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ClassicsOnline Home » TCHAIKOVSKY: Manfred Symphony / Voyevoda
Pyotr Il'yich Tchaikovsky (1840- 1893)
Manfred (Symphony after Byron) Op. 58
The Voyevode (Symphonic Ballad after Mickiewicz), Op. 78
Pyotr Ilich Tchaikovsky must be regarded as the most popular of all
Russian composers, his music offering certain obvious, superficial attractions
in its melodies and in the richness of its orchestral colouring. There is more
to Tchaikovsky than this, and it would be a mistake to neglect his achievement
because of what sometimes seems to be an excess of popular attention.
Born in Kamsko-otkinsk in 1840, the second son of a mining engineer,
Tchaikovsky had his early education, in music as in everything else, at home,
under the care of his mother and of a beloved governess. From the age of ten he
was a pupil at the School of Jurisprudence in St. Petersburg, completing his
course there in 1859 to take employment in the Ministry of Justice. During these
years he developed his abilities as a musician and it must have seemed probable
that he would, like his contemporaries Mussorgsky, Cui, Rimsky-Korsakov and
Borodin, keep music as a secondary occupation, while following another career.
For Tchaikovsky matters turned out differently. The foundation of the
new Conservatory of Music in St. Petersburg under Anton Rubinstein enabled him
to study there as a full-time student from 1863. In 1865 he moved to Moscow as a
member of the staff of the new Conservatory established by Anton Rubinstein's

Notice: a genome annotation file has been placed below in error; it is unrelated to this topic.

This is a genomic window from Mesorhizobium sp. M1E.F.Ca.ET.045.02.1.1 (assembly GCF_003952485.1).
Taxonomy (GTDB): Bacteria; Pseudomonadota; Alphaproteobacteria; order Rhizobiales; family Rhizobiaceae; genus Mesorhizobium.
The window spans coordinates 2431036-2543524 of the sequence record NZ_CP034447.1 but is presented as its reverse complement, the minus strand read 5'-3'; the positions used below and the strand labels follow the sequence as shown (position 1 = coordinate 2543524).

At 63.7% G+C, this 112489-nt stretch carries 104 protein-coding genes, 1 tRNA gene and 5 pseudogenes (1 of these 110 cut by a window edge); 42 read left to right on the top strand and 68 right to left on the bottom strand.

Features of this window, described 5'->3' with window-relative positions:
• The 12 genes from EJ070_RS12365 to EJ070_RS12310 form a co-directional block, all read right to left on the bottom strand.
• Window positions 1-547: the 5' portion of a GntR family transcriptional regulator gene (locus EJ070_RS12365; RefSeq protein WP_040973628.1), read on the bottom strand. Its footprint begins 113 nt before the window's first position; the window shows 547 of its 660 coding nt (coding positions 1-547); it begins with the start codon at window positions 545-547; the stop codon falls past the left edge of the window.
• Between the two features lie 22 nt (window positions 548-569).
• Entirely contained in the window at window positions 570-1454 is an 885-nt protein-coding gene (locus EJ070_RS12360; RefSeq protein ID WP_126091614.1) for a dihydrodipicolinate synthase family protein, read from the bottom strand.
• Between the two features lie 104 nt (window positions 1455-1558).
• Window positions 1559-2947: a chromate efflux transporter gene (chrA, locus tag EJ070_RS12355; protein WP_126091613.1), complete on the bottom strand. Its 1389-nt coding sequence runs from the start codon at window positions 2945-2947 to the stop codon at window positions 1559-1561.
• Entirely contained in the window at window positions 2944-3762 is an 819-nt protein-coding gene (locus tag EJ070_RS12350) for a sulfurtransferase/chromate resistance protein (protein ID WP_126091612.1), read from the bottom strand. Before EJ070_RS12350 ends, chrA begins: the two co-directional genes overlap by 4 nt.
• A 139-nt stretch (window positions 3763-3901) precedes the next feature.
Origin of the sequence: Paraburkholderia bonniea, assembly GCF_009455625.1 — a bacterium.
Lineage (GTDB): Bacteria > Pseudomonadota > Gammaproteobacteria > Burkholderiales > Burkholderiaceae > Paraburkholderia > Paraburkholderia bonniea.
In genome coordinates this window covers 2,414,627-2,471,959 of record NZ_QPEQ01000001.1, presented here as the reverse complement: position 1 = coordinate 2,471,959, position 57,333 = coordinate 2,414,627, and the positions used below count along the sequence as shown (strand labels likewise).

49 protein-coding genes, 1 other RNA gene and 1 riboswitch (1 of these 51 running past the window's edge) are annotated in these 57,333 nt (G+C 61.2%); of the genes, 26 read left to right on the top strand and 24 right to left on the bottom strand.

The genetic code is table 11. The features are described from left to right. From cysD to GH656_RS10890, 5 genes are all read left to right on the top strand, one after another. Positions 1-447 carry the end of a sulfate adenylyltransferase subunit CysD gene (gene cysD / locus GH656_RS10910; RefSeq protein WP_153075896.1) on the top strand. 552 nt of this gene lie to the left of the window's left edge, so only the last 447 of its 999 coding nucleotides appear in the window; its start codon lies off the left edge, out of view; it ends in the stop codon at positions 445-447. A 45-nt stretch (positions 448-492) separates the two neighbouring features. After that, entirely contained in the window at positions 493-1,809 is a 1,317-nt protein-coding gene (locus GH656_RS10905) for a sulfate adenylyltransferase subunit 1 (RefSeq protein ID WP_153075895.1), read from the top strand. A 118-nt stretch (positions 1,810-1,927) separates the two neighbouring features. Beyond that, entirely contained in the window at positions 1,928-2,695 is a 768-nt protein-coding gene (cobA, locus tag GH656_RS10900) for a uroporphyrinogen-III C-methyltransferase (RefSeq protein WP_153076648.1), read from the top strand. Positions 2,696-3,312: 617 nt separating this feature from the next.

brother Nikolay. He continued there for some ten years, before financial
assistance from a rich widow, Nadezhda von Meck, enabled him to leave the
Conservatory and devote himself entirely to composition. The same period in his
life brought an unfortunate marriage to a self-proclaimed admirer of his work, a
woman who showed early signs of mental instability, and could only add further
to Tchaikovsky's own problems of character and inclination. His homosexuality
was a torment to him, while his morbid sensitivity and diffidence, coupled with
physical revulsion for the woman he had married, led to a severe nervous
Separation from his wife, which was immediate, still left practical and
personal problems to be solved. Tchaikovsky relationship with Nadezhda von
Meck, however, provided not only the money that at first was necessary for his
career, but also the understanding and support of a woman who, so far from
making physical demands of him, never even met him face to face. This curiously
remote liaison only came to an end in 1890, when, on the false plea of
bankruptcy, Nadezhda von Meck discontinued an allowance that was no longer of
importance, and a correspondence on which he had come to depend.
The story of Tchaikovsky' s death in St. Petersburg in 1893 is now
generally known. It seems that a member of the nobility had threatened to